A note on optimal incentives with state-dependent preferences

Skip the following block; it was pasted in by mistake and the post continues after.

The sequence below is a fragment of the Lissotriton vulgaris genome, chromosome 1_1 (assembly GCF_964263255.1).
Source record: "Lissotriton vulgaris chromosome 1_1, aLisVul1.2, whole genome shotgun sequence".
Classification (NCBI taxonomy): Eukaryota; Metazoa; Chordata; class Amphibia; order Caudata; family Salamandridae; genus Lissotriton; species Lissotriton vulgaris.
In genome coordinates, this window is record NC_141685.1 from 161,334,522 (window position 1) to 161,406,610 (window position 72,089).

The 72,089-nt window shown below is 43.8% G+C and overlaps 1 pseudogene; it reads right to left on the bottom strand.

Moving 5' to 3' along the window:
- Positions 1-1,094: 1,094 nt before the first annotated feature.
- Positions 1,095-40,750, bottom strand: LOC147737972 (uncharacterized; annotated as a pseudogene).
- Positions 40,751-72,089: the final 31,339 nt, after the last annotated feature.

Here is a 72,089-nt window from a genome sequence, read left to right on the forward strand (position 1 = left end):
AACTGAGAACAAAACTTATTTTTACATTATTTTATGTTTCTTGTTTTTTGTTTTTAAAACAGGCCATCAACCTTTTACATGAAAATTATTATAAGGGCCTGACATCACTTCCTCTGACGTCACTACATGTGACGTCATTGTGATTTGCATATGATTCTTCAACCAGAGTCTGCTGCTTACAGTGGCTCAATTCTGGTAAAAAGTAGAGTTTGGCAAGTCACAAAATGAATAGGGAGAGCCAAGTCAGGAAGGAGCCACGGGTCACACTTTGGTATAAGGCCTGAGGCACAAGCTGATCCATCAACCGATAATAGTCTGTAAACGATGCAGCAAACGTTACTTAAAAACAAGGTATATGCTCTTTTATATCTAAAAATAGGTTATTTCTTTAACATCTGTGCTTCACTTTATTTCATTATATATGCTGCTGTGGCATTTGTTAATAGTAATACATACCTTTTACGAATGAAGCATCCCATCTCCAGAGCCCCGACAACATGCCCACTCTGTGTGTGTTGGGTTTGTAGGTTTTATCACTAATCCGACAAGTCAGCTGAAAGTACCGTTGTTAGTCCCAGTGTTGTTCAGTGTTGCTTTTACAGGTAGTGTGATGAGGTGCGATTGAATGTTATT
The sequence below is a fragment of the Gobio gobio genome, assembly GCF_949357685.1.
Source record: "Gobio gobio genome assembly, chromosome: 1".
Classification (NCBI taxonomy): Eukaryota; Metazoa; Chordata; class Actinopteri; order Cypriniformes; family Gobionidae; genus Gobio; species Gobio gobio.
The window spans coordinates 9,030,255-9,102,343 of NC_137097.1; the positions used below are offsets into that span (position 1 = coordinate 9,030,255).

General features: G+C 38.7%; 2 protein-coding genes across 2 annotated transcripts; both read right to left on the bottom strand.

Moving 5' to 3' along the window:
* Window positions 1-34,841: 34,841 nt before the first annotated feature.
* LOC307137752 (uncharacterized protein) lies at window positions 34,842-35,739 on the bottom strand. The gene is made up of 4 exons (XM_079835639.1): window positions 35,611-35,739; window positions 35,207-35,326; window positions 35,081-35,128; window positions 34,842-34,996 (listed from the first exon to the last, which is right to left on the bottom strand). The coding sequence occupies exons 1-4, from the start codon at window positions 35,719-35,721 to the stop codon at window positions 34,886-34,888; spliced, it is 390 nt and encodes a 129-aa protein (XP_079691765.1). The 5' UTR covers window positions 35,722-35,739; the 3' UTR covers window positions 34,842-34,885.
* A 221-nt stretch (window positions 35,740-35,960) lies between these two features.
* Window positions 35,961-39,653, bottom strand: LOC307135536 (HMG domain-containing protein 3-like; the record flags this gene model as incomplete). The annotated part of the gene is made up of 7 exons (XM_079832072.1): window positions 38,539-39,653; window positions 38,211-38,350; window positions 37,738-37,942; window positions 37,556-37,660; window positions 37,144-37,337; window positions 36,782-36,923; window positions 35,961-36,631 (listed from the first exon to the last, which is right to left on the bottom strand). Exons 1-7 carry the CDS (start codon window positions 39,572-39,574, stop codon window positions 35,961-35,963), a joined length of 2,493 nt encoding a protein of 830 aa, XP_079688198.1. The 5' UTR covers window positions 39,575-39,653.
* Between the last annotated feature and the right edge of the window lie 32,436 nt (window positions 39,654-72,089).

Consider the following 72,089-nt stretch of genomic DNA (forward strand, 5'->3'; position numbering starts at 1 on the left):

In both experimental and natural settings incentives sometimes under-perform, generating smaller e ects on the targeted behaviors than would be predicted for entirely self-regarding agents. A parsimonious explanation is that incentives that appeal to payo maximizing mo- tives may crowd out non-economic motives such as altruism, reciprocity, intrinsic motivation and other social preferences, leading to disappointing and sometimes even counter-productive incentive e ects. Evidence from behavioral experiments indicates that crowding may take two forms: categorical (the e ect on preferences depends only on the presence or absence of the incentive) or marginal (the e ect depends on the extent of the incentive). We extend an earlier contribution to this journal (Bowles and Hwang, 2008) providing a more general framework for the study of optimal incentives when crowding out results from framing and information e ects including (with evidence for ) categorical crowding, and as a result, an expanded range of situations for which the sophisticated planner will make greater use of incentives when incentives crowd out social preferences than when motivational crowding is absent.
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